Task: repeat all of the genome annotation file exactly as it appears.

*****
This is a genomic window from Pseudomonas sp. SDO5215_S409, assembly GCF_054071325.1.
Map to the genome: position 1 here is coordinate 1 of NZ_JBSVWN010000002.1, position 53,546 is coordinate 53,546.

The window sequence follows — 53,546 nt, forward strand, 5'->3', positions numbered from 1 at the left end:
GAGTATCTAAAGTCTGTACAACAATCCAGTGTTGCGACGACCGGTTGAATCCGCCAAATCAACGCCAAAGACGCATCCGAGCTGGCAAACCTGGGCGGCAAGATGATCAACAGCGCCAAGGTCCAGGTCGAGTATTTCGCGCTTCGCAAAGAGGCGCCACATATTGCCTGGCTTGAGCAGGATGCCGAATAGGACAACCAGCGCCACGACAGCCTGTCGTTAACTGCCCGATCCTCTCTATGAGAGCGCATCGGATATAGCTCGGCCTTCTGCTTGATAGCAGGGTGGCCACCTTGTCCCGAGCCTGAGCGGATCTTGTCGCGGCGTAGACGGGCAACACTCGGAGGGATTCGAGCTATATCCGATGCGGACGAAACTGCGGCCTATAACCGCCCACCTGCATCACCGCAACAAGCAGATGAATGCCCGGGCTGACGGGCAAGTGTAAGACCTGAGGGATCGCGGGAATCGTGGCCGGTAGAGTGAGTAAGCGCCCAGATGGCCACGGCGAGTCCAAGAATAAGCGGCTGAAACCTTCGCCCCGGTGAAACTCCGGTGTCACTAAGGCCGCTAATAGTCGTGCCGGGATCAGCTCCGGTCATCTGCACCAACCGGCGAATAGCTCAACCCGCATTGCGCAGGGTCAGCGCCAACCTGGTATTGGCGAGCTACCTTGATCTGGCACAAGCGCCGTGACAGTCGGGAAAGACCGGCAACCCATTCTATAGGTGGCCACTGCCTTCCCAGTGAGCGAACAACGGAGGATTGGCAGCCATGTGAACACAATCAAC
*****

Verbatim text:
This is a genomic window from Pseudomonas sp. SDO5215_S409, assembly GCF_054071325.1.
Map to the genome: position 1 here is coordinate 1 of NZ_JBSVWN010000002.1, position 53,546 is coordinate 53,546.

The window sequence follows — 53,546 nt, forward strand, 5'->3', positions numbered from 1 at the left end:
GAGTATCTAAAGTCTGTACAACAATCCAGTGTTGCGACGACCGGTTGAATCCGCCAAATCAACGCCAAAGACGCATCCGAGCTGGCAAACCTGGGCGGCAAGATGATCAACAGCGCCAAGGTCCAGGTCGAGTATTTCGCGCTTCGCAAAGAGGCGCCACATATTGCCTGGCTTGAGCAGGATGCCGAATAGGACAACCAGCGCCACGACAGCCTGTCGTTAACTGCCCGATCCTCTCTATGAGAGCGCATCGGATATAGCTCGGCCTTCTGCTTGATAGCAGGGTGGCCACCTTGTCCCGAGCCTGAGCGGATCTTGTCGCGGCGTAGACGGGCAACACTCGGAGGGATTCGAGCTATATCCGATGCGGACGAAACTGCGGCCTATAACCGCCCACCTGCATCACCGCAACAAGCAGATGAATGCCCGGGCTGACGGGCAAGTGTAAGACCTGAGGGATCGCGGGAATCGTGGCCGGTAGAGTGAGTAAGCGCCCAGATGGCCACGGCGAGTCCAAGAATAAGCGGCTGAAACCTTCGCCCCGGTGAAACTCCGGTGTCACTAAGGCCGCTAATAGTCGTGCCGGGATCAGCTCCGGTCATCTGCACCAACCGGCGAATAGCTCAACCCGCATTGCGCAGGGTCAGCGCCAACCTGGTATTGGCGAGCTACCTTGATCTGGCACAAGCGCCGTGACAGTCGGGAAAGACCGGCAACCCATTCTATAGGTGGCCACTGCCTTCCCAGTGAGCGAACAACGGAGGATTGGCAGCCATGTGAACACAATCAAC